Imagine trying to hold an election at the most critical juncture in your country's modern history -- a vote that is vital for your nation's security and place in the world. Imagine trying to hold the election amid threats from within and without, a teetering economy, an atmosphere of tense uncertainty, and under the watchful eye of the world. Now imagine trying to do it cleanly. Twice. Imagine Ukraine.
I was there the last time, in May, when Ukrainians went to the polls to choose a new head of state. In my capacity as an OSCE parliamentarian, I had visited Dnipropetrovsk and Zaporizhzhya oblasts in the east on a preelection visit and was deployed to monitor the vote in Odesa on election day. Under extraordinary circumstances, Ukraine's institutions and voters rose to the occasion. They gave Ukrainian President Petro Poroshenko a strong mandate to begin enacting critical reforms. Those efforts, of course, are incomplete, and justified or not, many fault the Verkhovna Rada, Ukraine's parliament, for sluggishness and inertia when the moment demands decisive action.
That frustration, insomuch as it reflects a hunger to realize the ideals of Maidan, is an extremely healthy sign for the country. The expectation among the country's citizens and international partners alike is that the new Rada will work expeditiously to tackle corruption and modernize all sectors of the state while safeguarding civil liberties in all parts of the country. They must also investigate the deaths and casualties that have resulted from this conflict. But first, there has to be a vote -- and it won't be any less challenging than the last one.
That's why I am back in Ukraine. This time I am serving as OSCE special coordinator, appointed by the OSCE chairman-in-office, to lead nearly 700 short-term observers who will disperse across the country on October 26. Many are like me -- OSCE parliamentarians -- whose voice during the election period and long after can be critical in helping the new Rada fulfill the enormous expectations it faces.
I just completed a weeklong preelection visit, where I met with governmental officials, the Central Election Commission, district-level commissions, candidates, OSCE monitors, and others. I was in Kyiv and Kharkiv before traveling to the Luhansk Oblast, where I met with local election officials. There, in Luhansk, the magnitude of this challenge was most apparent, with preparations at times overshadowed by fundamental security questions and the fear that election workers and voters alike must overcome. But my overall take-away from the trip was this: Despite very real security concerns, including several highly disturbing threats to polling stations and candidates, as well as limited resources and pending legislative changes, preparations for this vote have progressed well. The central and district election commissions are working hard to make this a success. What all of this demonstrates is determination for full-fledged democracy, and in a crisis moment. That is inspiring.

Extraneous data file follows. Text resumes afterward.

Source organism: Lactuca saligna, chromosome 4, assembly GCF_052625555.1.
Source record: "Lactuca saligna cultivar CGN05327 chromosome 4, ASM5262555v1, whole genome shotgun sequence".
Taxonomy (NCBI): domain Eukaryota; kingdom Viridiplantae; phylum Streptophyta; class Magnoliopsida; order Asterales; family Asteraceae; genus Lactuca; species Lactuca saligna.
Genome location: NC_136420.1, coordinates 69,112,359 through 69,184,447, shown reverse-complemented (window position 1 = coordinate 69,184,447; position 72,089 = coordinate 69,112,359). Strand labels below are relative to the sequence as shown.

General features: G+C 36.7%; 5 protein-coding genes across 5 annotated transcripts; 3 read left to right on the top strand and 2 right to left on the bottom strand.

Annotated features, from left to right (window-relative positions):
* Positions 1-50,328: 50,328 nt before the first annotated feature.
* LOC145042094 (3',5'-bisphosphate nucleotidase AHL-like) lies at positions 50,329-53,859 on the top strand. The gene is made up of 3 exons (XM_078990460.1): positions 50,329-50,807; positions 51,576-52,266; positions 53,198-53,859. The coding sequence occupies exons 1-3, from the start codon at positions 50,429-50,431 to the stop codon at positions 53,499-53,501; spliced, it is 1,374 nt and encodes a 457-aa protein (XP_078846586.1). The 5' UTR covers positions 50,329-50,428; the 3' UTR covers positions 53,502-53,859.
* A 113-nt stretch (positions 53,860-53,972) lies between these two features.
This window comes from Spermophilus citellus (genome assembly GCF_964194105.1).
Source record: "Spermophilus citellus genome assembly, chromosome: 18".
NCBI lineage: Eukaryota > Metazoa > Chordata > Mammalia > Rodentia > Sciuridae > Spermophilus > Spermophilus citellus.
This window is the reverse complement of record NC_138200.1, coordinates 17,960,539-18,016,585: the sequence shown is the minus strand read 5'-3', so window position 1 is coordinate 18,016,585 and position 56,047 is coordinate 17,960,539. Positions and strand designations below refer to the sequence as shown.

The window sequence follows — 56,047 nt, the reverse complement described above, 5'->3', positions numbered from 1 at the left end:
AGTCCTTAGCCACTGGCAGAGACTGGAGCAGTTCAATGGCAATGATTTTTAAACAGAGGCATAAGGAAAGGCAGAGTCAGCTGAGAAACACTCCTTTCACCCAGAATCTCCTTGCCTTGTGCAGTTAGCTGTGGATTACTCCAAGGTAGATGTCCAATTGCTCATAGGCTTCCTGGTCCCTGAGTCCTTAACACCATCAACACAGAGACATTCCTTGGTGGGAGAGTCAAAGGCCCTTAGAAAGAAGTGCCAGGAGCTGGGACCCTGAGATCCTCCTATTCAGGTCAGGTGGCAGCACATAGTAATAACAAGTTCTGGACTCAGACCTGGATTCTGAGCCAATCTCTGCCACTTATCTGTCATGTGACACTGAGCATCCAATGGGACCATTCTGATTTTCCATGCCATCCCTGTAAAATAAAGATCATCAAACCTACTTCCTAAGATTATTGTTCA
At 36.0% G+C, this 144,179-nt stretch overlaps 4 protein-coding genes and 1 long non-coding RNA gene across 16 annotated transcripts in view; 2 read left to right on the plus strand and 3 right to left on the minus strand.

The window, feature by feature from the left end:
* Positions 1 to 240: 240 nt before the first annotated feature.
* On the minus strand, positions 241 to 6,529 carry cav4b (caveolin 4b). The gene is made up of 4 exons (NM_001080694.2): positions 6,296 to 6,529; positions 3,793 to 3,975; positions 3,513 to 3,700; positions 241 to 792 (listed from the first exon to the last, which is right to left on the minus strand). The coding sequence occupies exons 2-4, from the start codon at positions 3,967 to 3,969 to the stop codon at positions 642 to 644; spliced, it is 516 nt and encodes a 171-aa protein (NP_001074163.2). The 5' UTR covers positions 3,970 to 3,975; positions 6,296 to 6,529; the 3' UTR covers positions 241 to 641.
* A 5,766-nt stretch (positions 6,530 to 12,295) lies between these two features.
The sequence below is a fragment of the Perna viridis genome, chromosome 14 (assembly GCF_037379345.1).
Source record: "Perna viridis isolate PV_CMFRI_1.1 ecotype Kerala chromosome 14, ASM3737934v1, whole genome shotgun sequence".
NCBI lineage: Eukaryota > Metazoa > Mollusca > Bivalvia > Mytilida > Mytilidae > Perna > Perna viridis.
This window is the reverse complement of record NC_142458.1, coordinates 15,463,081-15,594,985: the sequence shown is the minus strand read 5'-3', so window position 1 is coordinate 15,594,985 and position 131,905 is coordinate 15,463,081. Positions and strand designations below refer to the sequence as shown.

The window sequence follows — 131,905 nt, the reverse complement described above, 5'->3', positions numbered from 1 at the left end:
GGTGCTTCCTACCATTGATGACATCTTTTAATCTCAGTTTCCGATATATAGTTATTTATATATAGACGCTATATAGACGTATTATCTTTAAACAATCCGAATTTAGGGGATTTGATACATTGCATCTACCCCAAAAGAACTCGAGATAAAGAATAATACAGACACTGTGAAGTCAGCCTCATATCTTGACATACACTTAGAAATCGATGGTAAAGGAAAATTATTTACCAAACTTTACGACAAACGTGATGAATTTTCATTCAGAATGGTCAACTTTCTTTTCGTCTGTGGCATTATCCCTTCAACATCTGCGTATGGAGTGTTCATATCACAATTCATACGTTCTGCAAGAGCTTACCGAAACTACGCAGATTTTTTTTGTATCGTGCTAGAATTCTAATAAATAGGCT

Now, having observed votes from Belarus to the United States, I can tell you that there's no such thing as a "perfect election." Each is held under unique circumstances, with more or fewer shortcomings. The particularly challenging context for this election has led some, including top Russian officials, to question how it can be held. But it is precisely the challenging context that makes this election all the more important. With the stark realities of this moment, the country can either forge ahead and hopefully give a strong mandate to a new legislature -- one that could help Ukraine better tackle its problems, both internal and those concerning Russia -- or give in to the circumstances, delaying change until some unknown future point. To a degree, the latter would mean letting the country's enemies win.
It is, of course, highly regrettable that so many people in Ukraine's east, as well as in occupied Crimea, cannot exercise their right to vote. As such, there will be vacant seats in the new Rada that will be filled by representatives of these areas when possible. But the deputies who do get elected on October 26 must also pay special attention to the needs of those citizens who missed out on election day. Their rights must not become the collateral of the conflict, or else the flames of that conflict will only be fueled. There are also many Ukrainian citizens who have been forced to flee their homes as a result of what has taken place. Their voices, too, matter a great deal. I also welcome the efforts of the Ukrainian authorities to establish voting facilities in several major centers across Russia to help accommodate the 2 million-3 million Ukrainian citizens in that country. I can assure Ukrainians that OSCE parliamentarians will make every effort to be there, observing the vote.
When election day is over and October 27 comes, I will present the preliminary findings of our observers. Helping Ukraine measure its elections and actions against OSCE commitments is one key form of support that we can provide. The OSCE will continue to support Ukraine, well beyond this election season, and Ukraine will surely need the international community's backing. But more than our support, it will need a citizenry that is engaged, holds its officials accountable, is sensitive to the rights of all, fights complacency and corruption, and continues to prove resilient. In any well-functioning democracy, those are areas in which there is simply no other choice.
Kent Harstedt is OSCE special coordinator and leader of the short-term OSCE observer mission for Ukraine's parliamentary elections. A member of the Swedish parliament, he serves as a vice president of the OSCE Parliamentary Assembly. The views expressed in this commentary are the author's own and do not necessarily reflect those of RFE/RL.